|Air Serbia expects 2014 profit and flights to Zagreb and Pristina|
The Serbian national carrier anticipates recording a profit of at least one million euros at the end of this year according to the President of its Supervisory Board, Siniša Mali. With the airline’s first anniversary fast approaching, Mr. Mali, who is also the Mayor of Belgrade, told the "Elevate" magazine, “Last year was the most successful in the history of Air Serbia, including its predecessor Jat. In just one week in August an absolute record in the number of bookings in Jat’s history was set. We are following this trend from month to month”. He adds, “Compared to previous years the number of passengers has risen by 82%, with ten new aircraft joining the fleet. Air Serbia is on the right track to recovery. This year we expect to generate a profit of at least one million euros. As James Hogan, Etihad President and CEO, said, this will be the biggest consolidation to have occurred at any European airline”.
The President of the Supervisory Board notes that Air Serbia has transformed itself over the past year in terms of service, its route network and quality and that it “is a completely new company which was not long ago on the verge of bankruptcy”. “We as a country have shown that we cannot run a national airline of our own. Our goal is to eventually fly twice daily to all cities in the region but before we do that we need to connect the last two cities in the former Yugoslavia that we do not fly to yet - Zagreb and Pristina”, Mr. Mali concludes.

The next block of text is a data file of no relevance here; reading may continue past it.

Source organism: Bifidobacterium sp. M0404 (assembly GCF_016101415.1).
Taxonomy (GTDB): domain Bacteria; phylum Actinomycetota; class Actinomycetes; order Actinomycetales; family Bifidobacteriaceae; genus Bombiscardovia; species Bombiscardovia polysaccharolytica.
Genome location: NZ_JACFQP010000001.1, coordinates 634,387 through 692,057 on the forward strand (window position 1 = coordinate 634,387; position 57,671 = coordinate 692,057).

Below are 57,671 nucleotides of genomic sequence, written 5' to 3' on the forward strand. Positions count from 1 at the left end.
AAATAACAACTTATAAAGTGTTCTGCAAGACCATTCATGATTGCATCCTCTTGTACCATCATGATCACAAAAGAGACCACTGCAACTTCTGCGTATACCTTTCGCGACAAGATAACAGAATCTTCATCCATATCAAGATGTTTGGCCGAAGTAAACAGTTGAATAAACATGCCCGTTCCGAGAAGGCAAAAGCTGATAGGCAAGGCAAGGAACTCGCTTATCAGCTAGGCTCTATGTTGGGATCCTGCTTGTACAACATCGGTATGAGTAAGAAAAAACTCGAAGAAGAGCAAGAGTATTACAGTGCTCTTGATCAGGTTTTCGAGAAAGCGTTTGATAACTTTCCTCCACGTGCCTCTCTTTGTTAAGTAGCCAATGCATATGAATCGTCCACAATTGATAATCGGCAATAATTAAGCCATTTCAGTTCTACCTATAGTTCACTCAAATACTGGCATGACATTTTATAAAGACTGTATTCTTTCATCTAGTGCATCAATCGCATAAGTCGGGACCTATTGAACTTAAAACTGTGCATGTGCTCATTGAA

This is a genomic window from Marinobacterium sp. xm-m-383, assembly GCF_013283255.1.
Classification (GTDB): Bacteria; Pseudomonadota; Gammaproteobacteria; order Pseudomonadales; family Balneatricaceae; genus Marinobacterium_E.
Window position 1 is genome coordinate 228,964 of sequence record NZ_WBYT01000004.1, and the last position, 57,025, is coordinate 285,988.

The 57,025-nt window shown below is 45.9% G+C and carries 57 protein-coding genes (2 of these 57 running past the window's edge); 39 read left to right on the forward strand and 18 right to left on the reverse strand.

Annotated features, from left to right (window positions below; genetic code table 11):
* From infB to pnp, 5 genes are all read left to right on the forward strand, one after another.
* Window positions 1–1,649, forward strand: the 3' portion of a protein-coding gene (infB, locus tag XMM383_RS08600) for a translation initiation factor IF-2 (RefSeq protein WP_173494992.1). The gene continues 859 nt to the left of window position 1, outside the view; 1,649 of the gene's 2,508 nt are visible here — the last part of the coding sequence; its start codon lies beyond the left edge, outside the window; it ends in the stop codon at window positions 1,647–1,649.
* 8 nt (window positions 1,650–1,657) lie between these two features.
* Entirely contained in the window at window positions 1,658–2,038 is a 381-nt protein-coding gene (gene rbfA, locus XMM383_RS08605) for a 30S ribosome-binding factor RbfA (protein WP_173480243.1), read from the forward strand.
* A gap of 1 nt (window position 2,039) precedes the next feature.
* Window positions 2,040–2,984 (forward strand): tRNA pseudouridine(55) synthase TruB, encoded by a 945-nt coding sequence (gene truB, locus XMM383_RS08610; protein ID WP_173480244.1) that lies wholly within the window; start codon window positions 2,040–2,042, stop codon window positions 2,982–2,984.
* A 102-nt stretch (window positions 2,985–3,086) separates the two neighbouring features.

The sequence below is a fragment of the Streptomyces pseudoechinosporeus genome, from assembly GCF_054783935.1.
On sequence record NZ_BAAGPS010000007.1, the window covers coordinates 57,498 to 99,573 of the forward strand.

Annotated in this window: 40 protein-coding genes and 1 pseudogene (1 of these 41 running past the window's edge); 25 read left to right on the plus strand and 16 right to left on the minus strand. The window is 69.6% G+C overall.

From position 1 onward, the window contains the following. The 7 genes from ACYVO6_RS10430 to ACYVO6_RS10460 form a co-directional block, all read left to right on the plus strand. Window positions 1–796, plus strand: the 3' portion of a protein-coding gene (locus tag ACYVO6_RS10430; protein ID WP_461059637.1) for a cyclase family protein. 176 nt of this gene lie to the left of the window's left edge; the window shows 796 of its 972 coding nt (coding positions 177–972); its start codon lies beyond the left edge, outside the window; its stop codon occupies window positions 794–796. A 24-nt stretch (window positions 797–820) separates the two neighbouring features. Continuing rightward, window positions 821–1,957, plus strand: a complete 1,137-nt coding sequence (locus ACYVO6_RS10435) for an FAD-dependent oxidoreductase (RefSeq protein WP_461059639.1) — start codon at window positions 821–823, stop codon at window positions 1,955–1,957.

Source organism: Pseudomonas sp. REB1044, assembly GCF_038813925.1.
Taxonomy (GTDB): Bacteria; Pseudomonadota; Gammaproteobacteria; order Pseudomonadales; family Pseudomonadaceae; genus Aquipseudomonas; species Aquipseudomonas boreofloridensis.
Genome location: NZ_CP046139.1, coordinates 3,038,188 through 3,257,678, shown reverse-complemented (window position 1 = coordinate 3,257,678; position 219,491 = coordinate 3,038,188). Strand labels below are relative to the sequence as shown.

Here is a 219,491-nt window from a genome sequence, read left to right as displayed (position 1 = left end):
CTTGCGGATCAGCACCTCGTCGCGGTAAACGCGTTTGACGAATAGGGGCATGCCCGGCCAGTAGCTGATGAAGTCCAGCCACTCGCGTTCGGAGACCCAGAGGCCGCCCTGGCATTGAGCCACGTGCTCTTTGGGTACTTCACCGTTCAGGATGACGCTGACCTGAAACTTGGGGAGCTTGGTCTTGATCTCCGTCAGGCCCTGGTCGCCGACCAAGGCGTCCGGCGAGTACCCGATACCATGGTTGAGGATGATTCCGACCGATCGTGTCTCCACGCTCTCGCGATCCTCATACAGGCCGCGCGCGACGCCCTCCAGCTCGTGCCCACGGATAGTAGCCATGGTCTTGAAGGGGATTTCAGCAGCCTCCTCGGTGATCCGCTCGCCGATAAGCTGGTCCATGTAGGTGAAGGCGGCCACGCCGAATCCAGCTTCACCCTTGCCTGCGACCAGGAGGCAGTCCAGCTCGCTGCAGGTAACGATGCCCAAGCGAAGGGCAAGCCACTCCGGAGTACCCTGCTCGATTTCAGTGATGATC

The last commercial service between Belgrade and Zagreb operated 23 years ago when Yugoslavia was still, officially, a unified country. Flights between Belgrade and Pristina last operated fifteen years ago. Start-up Air Croatia recently announced its intention to launch flights between the Croatian and Serbian capitals from Easter next year. Meanwhile, authorities from Belgrade and Pristina reached a free movement agreement in September, clearing an important hurdle for potential flights between the two cities. This allows Kosovo citizens to transfer through Belgrade Nikola Tesla Airport using documents issued by Kosovan authorities. Although Serbia does not recognise Kosovan passports, they can be used at several designated border crossing and from now on at Belgrade Airport as well. Kosovo citizens can now travel via Belgrade Airport to third countries where their travel documents are recognised by local authorities.